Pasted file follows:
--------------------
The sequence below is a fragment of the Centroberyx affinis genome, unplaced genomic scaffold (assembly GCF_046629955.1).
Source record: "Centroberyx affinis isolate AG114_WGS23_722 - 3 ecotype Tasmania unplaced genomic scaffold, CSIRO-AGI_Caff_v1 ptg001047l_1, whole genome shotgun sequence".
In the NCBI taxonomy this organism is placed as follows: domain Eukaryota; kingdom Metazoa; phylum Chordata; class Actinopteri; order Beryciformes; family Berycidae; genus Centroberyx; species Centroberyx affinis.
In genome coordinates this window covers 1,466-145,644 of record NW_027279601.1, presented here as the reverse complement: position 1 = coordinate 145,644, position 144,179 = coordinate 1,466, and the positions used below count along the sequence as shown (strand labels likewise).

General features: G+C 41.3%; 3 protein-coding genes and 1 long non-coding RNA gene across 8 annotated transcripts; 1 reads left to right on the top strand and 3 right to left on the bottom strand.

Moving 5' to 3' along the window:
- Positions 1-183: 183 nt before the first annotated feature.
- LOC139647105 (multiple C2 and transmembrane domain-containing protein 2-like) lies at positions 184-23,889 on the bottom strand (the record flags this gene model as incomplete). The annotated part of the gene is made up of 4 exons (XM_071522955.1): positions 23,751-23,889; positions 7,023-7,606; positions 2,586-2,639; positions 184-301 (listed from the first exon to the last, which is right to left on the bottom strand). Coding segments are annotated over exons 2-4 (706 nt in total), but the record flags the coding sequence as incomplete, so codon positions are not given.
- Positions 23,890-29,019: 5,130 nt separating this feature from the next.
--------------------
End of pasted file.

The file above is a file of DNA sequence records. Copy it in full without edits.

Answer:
The sequence below is a fragment of the Centroberyx affinis genome, unplaced genomic scaffold (assembly GCF_046629955.1).
Source record: "Centroberyx affinis isolate AG114_WGS23_722 - 3 ecotype Tasmania unplaced genomic scaffold, CSIRO-AGI_Caff_v1 ptg001047l_1, whole genome shotgun sequence".
In the NCBI taxonomy this organism is placed as follows: domain Eukaryota; kingdom Metazoa; phylum Chordata; class Actinopteri; order Beryciformes; family Berycidae; genus Centroberyx; species Centroberyx affinis.
In genome coordinates this window covers 1,466-145,644 of record NW_027279601.1, presented here as the reverse complement: position 1 = coordinate 145,644, position 144,179 = coordinate 1,466, and the positions used below count along the sequence as shown (strand labels likewise).

General features: G+C 41.3%; 3 protein-coding genes and 1 long non-coding RNA gene across 8 annotated transcripts; 1 reads left to right on the top strand and 3 right to left on the bottom strand.

Moving 5' to 3' along the window:
- Positions 1-183: 183 nt before the first annotated feature.
- LOC139647105 (multiple C2 and transmembrane domain-containing protein 2-like) lies at positions 184-23,889 on the bottom strand (the record flags this gene model as incomplete). The annotated part of the gene is made up of 4 exons (XM_071522955.1): positions 23,751-23,889; positions 7,023-7,606; positions 2,586-2,639; positions 184-301 (listed from the first exon to the last, which is right to left on the bottom strand). Coding segments are annotated over exons 2-4 (706 nt in total), but the record flags the coding sequence as incomplete, so codon positions are not given.
- Positions 23,890-29,019: 5,130 nt separating this feature from the next.